Dick-Smythe-10151

Author's details

Date registered: February 28, 2017

Biography

Dick Smythe was educated at Bolton School, graduated in pure mathematics and statistics at St Andrews University and then took a masters in Operations Research at Birmingham University • He became a Fellow of the Royal Statistical Society, Operational Research Society, Institute of Management Services and the Institute of Physical Distribution Management • His career started with a scholarship from Dorman Long Steel on Teesside, working shifts on blast furnaces and steel mills before graduating and, afterwards, in their OR department – he subsequently moved to London to join the world-famous BISRA OR department, then part of British Steel, and was involved in their corporate planning and cost reduction programmes • During these earlier years, he became an officer in the Royal Naval Reserve, serving on their coastal minesweepers, and a wing forward for Rosslyn Park RFC (n'th XV), playing mostly for their famed après-rugby • He was then recruited by Europe's leading consultancy of the day, PA Consulting Group, and went on to set up and grow their Productivity Services Division into a significant part of the business, becoming a PA director and sitting on their UK management consultancy board - whilst there, he led a joint study with the CBI into UK productivity, and presented the results on TV, radio and to the national press with Director General Sir John Banham - The Times leader commented: "It is refreshing to come across something that has its feet firmly planted on the ground" • Since then, he has mixed productivity consultancy work with playing the property and stock markets, skippering his own boat in the Fastnet and many other ocean yacht races and keeping his golf handicap down to single figures • He is happily married, has two sons and two grandchildren to date, and lives either by the Solent or at Marble Arch in London

Latest posts

  1. UK – a hub with no spokes — July 19, 2018
  2. NHS must suppress demand and cut waste — July 16, 2018
  3. Sheffield’s answer to the puzzle — July 7, 2018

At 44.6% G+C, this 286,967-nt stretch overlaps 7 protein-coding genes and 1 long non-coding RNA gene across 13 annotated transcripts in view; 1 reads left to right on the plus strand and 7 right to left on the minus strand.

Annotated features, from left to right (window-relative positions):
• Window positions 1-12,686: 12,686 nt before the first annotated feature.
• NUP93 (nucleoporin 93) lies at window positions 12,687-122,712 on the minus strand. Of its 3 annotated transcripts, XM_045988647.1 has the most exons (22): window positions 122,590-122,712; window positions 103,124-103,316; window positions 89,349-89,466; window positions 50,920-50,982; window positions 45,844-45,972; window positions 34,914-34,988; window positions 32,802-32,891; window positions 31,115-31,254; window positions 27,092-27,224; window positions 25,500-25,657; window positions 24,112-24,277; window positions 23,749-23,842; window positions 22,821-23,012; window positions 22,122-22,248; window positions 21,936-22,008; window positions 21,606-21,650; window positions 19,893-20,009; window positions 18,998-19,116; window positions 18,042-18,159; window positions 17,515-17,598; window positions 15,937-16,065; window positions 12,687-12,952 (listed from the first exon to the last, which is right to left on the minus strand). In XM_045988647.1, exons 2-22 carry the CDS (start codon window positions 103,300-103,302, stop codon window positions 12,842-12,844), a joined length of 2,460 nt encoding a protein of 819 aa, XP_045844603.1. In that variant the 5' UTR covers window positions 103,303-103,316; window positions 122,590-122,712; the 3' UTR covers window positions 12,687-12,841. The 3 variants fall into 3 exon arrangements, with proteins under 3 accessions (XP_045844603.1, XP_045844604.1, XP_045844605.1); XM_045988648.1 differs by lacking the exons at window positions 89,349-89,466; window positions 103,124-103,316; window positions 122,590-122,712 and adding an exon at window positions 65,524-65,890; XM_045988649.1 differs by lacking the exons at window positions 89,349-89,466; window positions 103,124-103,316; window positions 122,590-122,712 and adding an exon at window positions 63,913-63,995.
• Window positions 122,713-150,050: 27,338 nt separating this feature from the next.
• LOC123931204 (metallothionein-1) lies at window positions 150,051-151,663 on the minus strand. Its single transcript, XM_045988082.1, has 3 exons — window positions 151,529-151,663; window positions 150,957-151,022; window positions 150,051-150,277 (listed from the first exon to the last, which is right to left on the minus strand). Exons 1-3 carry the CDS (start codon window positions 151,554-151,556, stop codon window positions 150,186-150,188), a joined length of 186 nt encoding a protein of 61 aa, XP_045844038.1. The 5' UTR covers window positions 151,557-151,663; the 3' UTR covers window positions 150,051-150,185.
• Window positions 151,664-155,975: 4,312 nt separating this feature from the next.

4. Labour has a terrible productivity idea — June 28, 2018
  5. UK SMEs waste £57 bn a year — June 21, 2018

Most commented posts

  1. Energy unlimited — 2 comments
  2. Future lives of leisure, not work? — 1 comment
  3. Great performers use CI — 1 comment
  4. Mongrel, not pedigree, leaders needed now — 1 comment
  5. The shape of things to come — 1 comment

Author's posts listings

Jun 18

SMEs – Your nation needs you

Help SMEs get practical about solving the productivity puzzle Under the above heading, Alison Rose, chief executive of commercial & private banking at NatWest wrote the following article which all SMEs would do well to consider Businesses don’t run on theory – they are focused on the inherently practical (source: Getty) As we gear up …

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Jun 18

Communism versus Capitalism

Communism has been defined as a system where: People work according to their ability and receive according to their needs All big decisions are made at the centre All data is processed at the centre Capitalism, on the other hand, is an alternative where: People are free to buy/ sell/ invest in whatever they like They …

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Jun 10

Competition drives innovation

An unforgettable lesson on the need to avoid protectionism, told by Joe Atikian in the Globe and Mail, USA Competition in an advanced economy leads to more science, more advanced engineering and better products. That lesson should have been fully ingrained in the 1950s, when Russia beat the United States into space and permanently retained the …

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Jun 10

‘Silver Army’ advances

Excerpts follow from an article about the advancing ‘Silver Army’ by Gary Rotstein in the Pittsburgh post-gazette: The future of older workers During a recent three-day presentation at Columbia University, a succession of speakers from academia and the business and health fields focused on the potential productivity of older workers who can help the economy and …

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Jun 05

Red-tape stifles productivity

Interesting views appeared in the Daily Telegraph the other day from Sir John Timpson, chairman of the high-street services provider, Timpson. He was asked what he thought the main issues were when it comes to the UK’s productivity problem – his reply is presented below, en toto We’re a nation of pessimists, beating ourselves up about a …

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